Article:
The government has averted what would almost certainly have been another Northern Rock style run on the bank by taking action to nationalise B&B – the UK’s 8th largest bank – before the doors open on Monday. It is said that depositors will not lose any money. Apparently they are still looking for buyers for the various parts of the business although the bit that nobody wants will be kept in public ownership. In other words the UK tax payer will keep hold of the self-certification and buy-to-let mortgage portfolios.
There are some really interesting features both of the events themselves and of the media coverage that it has so far received.
1. There seems to be anger at the nationalisation, not because taxpayers are once again taking on the undesirable parts of the business, but because shareholders are losing their money.
Shareholders who invested £400m in B&B during its rights issue last month are likely to be enraged at a nationalisation. Northern Rock was nationalised earlier this year and shareholders are likely to receive zero.
Are they saying that B&B might not have gone bust? You must be kidding. Nobody was going to come in and buy them because events are moving too fast for appropriate due diligence to take place. No bank can afford to take on the risk of buying a failing bank without proper research. It would be irresponsible to their own shareholders. And who is expected to compensate them anyway? The same taxpayers who’ve just bought up the risky mortgage book that only exists because of the irresponsible lending activities that had previously been earning profits for the shareholders? The FT continues:
However it is possible that the level of compensation paid to investors in this case could be higher, as unlike Northern Rock, B&B was not being supported by an emergency Bank of England loan.
Incredible. Even more incredible as the FT also says this in the same article:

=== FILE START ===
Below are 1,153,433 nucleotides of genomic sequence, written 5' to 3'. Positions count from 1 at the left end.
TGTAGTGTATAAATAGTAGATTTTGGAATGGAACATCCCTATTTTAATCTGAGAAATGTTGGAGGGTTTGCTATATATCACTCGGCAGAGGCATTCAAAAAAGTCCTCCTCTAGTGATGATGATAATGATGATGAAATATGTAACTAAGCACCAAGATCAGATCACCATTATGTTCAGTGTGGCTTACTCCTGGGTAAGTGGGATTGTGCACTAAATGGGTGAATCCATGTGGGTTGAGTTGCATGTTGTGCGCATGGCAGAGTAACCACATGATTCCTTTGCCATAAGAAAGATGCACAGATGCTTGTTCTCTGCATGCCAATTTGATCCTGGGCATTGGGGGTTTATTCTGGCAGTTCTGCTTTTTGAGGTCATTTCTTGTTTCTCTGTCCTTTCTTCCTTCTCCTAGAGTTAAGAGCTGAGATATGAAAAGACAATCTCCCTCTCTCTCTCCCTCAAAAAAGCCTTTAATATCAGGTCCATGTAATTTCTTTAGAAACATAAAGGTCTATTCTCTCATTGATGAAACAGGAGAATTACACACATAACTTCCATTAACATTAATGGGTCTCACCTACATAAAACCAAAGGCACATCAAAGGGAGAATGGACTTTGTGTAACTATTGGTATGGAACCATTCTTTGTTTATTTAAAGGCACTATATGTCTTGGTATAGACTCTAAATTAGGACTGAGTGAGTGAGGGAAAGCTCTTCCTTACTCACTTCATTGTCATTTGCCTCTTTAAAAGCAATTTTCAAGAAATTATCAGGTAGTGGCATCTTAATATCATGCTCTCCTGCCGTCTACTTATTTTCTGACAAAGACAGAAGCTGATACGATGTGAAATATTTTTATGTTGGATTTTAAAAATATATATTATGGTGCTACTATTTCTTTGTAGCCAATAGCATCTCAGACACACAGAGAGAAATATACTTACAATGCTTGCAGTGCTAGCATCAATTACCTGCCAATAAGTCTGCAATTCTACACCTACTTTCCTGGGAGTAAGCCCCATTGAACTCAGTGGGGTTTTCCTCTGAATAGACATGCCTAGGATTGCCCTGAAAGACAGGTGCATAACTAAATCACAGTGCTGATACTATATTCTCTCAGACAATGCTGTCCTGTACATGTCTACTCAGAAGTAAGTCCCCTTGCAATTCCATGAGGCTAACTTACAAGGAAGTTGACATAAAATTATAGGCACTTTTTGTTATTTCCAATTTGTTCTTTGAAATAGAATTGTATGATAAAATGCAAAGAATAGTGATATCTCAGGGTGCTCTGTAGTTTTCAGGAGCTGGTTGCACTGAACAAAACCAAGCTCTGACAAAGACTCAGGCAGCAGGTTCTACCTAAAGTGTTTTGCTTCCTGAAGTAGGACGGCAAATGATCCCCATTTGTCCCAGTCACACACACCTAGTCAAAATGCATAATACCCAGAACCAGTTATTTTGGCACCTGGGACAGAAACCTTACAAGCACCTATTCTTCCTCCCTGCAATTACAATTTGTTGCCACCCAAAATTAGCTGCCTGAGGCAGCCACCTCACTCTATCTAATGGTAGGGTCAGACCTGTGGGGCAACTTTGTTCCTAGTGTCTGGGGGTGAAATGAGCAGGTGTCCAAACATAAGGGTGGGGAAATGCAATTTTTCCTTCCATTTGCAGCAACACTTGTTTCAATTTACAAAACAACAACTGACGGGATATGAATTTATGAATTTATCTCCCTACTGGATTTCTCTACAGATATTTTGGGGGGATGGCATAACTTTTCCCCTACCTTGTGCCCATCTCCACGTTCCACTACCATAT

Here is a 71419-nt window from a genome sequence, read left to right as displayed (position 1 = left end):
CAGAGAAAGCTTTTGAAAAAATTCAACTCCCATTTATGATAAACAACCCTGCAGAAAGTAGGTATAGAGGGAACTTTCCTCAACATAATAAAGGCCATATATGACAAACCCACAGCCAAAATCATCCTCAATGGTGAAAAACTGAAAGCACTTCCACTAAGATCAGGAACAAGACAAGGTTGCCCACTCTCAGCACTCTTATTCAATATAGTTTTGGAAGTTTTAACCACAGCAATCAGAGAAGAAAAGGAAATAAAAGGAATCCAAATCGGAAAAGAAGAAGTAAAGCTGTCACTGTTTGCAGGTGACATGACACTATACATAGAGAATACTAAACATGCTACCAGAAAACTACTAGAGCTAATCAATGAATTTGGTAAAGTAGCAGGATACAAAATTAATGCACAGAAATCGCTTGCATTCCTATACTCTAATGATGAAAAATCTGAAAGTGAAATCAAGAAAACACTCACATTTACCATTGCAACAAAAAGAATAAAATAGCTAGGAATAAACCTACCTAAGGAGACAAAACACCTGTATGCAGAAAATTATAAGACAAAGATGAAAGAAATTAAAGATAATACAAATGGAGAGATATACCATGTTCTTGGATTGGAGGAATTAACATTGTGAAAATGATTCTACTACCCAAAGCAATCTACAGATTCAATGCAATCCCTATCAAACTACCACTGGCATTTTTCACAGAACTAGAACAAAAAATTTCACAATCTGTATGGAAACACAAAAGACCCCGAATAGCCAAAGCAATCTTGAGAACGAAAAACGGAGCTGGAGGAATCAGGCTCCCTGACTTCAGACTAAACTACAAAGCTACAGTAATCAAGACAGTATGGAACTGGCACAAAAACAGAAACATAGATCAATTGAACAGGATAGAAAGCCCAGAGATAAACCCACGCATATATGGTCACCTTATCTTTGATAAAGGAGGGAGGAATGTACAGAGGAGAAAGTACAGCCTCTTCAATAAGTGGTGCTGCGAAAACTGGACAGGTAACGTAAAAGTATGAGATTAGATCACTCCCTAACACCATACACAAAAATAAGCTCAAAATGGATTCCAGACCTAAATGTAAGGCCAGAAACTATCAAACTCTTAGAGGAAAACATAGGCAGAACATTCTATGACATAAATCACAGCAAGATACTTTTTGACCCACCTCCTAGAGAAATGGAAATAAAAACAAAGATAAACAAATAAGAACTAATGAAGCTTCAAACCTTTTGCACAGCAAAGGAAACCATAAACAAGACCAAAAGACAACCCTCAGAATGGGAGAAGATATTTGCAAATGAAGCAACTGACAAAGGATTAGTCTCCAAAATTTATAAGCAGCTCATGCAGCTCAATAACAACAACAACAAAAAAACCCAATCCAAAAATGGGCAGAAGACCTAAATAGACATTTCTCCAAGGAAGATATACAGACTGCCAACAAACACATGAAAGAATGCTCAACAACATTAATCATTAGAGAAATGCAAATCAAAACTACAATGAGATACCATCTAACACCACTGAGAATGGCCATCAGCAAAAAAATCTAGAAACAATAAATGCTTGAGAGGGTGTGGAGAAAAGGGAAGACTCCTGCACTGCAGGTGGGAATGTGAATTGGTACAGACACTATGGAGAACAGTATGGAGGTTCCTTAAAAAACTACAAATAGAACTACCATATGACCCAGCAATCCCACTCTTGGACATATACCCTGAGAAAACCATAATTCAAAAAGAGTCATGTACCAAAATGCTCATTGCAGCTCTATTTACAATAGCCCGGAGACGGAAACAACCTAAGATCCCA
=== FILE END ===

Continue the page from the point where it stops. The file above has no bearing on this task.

A further rating downgrade could also make it more difficult for B&B to access the Bank of England special liquidity scheme which some analysts estimate funds around 15 per cent of its loan book.
Don’t they read their own articles?
2. I’ve written about the Credit Default Swap (CDS) market before and it’s interesting to note what happened to B&B just prior to nationalisation.
B&B, which was downgraded to one notch above junk status, saw its shares sink to an all time low of 20p on Friday. It was facing the possibility of another credit rating downgrade which would have made it almost impossible to raise money in the wholesale markets. Its credit default swaps have ballooned to 1500 – one of the highest of any bank in Europe – making it very difficult for the bank to fund itself in the wholesale markets.
THE CDS market doesn’t always predict a bank’s demise but it is certainly a very good indicator of what the markets think about the potential for default.
3. Customers were voting with their feet at the first whiff of danger.
On Saturday B&B pulled in additional staff into its 200 branches to help deal with the larger than usual volumes of customers withdrawing money. There were queuing problems reported in just three branches – Doncaster, Finchley and Southport.
Is it time to increase the Financial Services Compensation Scheme maximum to £50,000? Or would people still panic and withdraw their money? I wish I had some statistics to answer that question.
Meanwhile we await news of Wachovia and Fortis…